So, fun fact. I was actually planning to write about puppetry’s resurgence in New York theatre for this week’s article, but on Friday morning, the world was treated to Ben Brantley and Jesse Green’s joint “review” of the new King Kong musical. I put review in quotations because the term review implies fair criticism and journalistic integrity. The last time I read a joint review from the two of them, it was a fair and thoughtful lauding for the St. Ann’s Warehouse production of Oklahoma. It was balanced and critical when it needed to be. That was not the case with what Brantley and Green did for Kong.
Brantley and Green’s “review” for King Kong consisted entirely of cattily going back and forth, complaining and party-pooping about every single aspect of the production – cast, performances, score, set design, choreography – they even complained about the parts of the production other reviewers at least admired. (Yep, they didn’t even like the Kong puppetry. I haven’t even seen the show yet, but as a puppeteer, I take that kind of attack personally for the entire puppetry community.) Rightfully so, the Broadway community has had a backlash against the New York Times for their lack of tact from their critic department. It isn’t even the first time this year this happened – lest we forget Brantley’s purposeful and hurtful misgendering of Peppermint’s character in Head Over Heels, or Laura Collins-Hughes’ body-shaming of Alysha Umphress in Smokey Joe’s Cafe. This is strike three for the Gray Lady of New York, yet none of these critics have suffered any consequences for what they’ve said. Those other incidents were followed up by wimpy apologies, but neither Green nor Brantley have apologized yet for this latest fiasco.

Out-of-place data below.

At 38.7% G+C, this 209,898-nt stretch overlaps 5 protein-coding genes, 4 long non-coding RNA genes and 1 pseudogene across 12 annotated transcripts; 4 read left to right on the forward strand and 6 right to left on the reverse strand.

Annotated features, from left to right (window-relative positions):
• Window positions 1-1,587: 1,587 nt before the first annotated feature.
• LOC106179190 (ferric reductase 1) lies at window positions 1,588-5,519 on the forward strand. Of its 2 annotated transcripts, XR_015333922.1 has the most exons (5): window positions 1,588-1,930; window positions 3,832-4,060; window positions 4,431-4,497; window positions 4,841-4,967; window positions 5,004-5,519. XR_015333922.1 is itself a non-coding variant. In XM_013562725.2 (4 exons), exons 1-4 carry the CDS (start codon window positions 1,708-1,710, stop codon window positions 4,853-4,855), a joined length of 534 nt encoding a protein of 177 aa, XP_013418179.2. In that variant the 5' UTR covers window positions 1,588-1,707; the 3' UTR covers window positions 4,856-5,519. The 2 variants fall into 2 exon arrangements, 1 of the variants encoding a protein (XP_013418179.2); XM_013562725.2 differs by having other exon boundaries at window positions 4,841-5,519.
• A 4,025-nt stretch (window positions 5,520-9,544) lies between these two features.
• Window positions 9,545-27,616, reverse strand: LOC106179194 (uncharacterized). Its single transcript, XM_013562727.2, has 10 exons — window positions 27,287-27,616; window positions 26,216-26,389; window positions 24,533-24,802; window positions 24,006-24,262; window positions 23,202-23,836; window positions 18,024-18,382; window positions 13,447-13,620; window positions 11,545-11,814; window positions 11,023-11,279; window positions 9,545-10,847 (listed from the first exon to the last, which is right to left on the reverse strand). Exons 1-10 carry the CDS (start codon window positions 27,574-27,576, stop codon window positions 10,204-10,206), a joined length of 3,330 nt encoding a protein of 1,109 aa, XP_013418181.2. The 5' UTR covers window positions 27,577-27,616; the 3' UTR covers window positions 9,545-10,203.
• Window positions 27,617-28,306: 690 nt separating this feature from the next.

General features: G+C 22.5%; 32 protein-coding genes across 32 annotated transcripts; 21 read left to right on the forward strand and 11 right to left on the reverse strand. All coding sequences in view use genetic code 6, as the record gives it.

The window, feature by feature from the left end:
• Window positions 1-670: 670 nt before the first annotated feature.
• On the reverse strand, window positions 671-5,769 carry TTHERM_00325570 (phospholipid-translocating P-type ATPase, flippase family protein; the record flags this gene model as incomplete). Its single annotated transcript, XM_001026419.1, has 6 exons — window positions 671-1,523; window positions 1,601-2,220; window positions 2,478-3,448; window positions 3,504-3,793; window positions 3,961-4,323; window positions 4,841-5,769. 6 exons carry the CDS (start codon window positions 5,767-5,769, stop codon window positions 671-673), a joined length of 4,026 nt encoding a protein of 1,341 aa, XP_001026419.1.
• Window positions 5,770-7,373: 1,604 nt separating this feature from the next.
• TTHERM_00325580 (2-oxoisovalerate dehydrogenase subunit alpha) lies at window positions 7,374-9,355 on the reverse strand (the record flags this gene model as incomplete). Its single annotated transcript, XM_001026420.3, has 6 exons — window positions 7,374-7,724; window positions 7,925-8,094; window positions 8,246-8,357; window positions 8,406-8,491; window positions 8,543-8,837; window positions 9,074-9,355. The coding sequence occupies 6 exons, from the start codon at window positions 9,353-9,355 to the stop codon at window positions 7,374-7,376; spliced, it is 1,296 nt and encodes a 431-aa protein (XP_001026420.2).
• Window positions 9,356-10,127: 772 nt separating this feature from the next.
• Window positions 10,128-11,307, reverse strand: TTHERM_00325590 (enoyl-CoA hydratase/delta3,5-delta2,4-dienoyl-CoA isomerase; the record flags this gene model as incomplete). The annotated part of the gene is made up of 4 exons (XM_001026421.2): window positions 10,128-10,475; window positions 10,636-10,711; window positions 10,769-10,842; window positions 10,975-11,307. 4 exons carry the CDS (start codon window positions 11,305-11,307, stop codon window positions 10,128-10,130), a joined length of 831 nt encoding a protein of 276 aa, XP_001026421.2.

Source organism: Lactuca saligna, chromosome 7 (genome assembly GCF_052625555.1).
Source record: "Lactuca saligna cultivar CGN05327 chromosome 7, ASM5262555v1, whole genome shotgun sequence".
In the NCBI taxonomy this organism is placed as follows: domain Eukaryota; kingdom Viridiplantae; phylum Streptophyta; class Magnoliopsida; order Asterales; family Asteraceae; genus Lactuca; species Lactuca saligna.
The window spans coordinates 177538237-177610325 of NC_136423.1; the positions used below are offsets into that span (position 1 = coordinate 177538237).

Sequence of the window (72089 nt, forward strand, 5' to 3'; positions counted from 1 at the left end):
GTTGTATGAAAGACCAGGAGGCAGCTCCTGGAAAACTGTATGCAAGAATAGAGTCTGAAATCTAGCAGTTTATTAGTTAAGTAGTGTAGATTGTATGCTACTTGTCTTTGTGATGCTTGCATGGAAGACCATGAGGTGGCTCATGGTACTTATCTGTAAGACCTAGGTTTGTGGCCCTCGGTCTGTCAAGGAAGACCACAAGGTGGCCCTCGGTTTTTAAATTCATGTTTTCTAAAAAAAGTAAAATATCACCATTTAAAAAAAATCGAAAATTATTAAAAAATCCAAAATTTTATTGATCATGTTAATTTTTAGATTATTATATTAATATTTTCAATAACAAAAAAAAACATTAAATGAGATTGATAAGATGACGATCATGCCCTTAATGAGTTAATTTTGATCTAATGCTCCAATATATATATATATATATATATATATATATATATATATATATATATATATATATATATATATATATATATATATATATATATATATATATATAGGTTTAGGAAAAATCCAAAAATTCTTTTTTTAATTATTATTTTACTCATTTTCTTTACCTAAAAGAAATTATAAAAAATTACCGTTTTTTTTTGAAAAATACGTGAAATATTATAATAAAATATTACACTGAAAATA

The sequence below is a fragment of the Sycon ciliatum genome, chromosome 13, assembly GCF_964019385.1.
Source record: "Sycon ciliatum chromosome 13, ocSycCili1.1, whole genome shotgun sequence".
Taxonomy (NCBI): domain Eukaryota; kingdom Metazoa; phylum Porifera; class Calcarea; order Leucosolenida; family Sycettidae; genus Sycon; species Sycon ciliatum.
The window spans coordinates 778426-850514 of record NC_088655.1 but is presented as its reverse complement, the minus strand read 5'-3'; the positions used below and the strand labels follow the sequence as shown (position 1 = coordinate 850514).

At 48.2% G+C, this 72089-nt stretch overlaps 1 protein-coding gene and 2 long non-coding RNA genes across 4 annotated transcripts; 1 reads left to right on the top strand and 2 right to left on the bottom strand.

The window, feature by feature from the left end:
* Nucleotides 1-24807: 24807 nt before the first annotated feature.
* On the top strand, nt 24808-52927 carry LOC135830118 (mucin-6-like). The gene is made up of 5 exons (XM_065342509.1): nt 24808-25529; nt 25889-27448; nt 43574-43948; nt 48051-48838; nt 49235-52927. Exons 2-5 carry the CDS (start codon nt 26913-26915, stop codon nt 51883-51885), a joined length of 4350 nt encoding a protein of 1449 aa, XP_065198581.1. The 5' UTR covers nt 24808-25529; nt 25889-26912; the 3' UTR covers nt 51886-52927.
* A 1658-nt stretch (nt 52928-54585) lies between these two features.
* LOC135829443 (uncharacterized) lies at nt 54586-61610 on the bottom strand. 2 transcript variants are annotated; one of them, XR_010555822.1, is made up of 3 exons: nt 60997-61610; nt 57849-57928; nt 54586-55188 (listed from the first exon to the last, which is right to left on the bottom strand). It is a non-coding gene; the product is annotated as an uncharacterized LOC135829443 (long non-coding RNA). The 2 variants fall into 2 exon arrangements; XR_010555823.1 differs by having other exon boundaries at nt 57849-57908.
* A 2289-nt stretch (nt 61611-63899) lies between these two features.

What Brantley and Green did wasn’t a review. It was tag-team bullying.
I get it. Sometimes we as critics see shows we aren’t too fond of. But never once in my life have I thought to myself while watching a show, “wow, I can’t wait throw these artists’ feelings under the bus because I have the power to as a critic.” I’m a performer and a playwright in addition to this theatre critic gig, and I always try to put myself in the shoes of the people on stage and behind the scenes. Even if a show doesn’t live up to your expectations, being a bully about it never solves anything. In fact, it makes everything kind of worse.
I consider myself a kind and thoughtful critic, but I can get picky when I need to be. I always say I would kill to have Brantley or Green’s NYT critic job. I used to say that because I thought I was a pretty good writer with compelling arguments and a theatrical polymath’s points of view. Now I know for sure I’d be better at their jobs than them, because I know I would never abuse my position of power to crap on fellow artists.
(Photo by Matthew Murphy)